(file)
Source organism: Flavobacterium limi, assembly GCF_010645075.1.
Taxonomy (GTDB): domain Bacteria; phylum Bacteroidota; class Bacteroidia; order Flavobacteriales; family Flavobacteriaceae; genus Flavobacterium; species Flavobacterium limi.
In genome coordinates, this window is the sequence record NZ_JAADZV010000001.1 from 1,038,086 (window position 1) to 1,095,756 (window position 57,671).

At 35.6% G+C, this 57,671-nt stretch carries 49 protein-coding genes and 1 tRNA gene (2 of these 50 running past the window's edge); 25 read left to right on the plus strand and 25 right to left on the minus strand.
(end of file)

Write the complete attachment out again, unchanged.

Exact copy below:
Source organism: Flavobacterium limi, assembly GCF_010645075.1.
Taxonomy (GTDB): domain Bacteria; phylum Bacteroidota; class Bacteroidia; order Flavobacteriales; family Flavobacteriaceae; genus Flavobacterium; species Flavobacterium limi.
In genome coordinates, this window is the sequence record NZ_JAADZV010000001.1 from 1,038,086 (window position 1) to 1,095,756 (window position 57,671).

At 35.6% G+C, this 57,671-nt stretch carries 49 protein-coding genes and 1 tRNA gene (2 of these 50 running past the window's edge); 25 read left to right on the plus strand and 25 right to left on the minus strand.